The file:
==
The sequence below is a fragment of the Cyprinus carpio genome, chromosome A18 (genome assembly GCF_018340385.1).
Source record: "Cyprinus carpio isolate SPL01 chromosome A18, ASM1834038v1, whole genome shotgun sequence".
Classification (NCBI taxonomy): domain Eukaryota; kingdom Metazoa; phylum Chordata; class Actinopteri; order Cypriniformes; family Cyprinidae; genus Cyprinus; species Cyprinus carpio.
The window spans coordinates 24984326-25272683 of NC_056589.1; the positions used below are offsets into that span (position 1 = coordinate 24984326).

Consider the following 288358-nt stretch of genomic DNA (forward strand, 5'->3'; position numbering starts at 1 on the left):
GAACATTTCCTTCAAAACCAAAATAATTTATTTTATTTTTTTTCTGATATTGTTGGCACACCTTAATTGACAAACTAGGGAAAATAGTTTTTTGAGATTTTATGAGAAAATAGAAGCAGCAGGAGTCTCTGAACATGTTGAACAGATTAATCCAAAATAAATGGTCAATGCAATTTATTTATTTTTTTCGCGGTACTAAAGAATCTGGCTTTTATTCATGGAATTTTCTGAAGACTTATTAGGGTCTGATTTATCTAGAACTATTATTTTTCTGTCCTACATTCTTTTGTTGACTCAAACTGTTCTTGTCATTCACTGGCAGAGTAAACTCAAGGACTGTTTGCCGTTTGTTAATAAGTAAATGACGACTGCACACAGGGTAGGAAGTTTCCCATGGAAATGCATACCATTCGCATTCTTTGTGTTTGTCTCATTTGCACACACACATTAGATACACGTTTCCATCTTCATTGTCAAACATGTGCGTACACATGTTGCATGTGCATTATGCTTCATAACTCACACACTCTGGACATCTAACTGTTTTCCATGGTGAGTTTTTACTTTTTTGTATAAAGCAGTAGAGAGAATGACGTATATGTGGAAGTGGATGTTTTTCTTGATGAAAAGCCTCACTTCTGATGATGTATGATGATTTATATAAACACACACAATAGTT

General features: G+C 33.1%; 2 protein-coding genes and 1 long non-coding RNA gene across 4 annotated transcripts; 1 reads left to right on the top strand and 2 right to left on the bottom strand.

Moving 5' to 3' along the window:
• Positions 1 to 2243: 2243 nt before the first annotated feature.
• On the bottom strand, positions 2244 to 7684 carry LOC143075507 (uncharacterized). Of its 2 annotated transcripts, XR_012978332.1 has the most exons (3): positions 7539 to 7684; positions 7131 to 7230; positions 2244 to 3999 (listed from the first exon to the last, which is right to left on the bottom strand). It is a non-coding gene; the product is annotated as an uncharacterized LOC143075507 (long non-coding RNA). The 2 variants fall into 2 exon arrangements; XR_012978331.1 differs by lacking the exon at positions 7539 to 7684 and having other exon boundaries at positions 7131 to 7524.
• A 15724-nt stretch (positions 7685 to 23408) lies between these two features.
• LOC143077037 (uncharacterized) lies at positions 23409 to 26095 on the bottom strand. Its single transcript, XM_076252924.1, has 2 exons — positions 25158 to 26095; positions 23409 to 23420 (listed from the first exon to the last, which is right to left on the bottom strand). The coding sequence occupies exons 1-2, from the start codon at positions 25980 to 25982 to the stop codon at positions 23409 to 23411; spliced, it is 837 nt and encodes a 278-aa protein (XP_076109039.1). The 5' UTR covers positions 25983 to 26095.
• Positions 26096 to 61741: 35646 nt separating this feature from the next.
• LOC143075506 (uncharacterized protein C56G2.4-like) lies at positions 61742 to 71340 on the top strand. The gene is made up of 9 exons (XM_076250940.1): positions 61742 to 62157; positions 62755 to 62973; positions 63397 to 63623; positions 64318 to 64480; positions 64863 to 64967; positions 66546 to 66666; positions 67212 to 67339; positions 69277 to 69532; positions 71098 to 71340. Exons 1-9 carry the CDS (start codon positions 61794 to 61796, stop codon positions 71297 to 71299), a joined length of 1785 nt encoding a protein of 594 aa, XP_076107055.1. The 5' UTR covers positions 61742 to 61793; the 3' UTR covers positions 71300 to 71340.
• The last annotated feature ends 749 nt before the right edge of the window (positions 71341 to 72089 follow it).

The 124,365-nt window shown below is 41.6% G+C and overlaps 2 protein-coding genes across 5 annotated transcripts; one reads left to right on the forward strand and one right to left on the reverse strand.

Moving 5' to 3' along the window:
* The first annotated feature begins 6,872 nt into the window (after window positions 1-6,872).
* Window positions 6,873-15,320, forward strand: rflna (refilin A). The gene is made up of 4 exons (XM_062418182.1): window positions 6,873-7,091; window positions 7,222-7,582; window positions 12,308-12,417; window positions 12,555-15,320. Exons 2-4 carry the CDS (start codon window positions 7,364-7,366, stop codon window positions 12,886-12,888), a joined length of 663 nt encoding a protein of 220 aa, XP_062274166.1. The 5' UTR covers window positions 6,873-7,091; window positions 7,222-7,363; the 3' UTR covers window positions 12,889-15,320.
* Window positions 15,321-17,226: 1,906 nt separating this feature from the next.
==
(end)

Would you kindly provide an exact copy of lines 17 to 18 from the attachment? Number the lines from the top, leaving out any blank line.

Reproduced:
Moving 5' to 3' along the window:
* The first annotated feature begins 6,872 nt into the window (after window positions 1-6,872).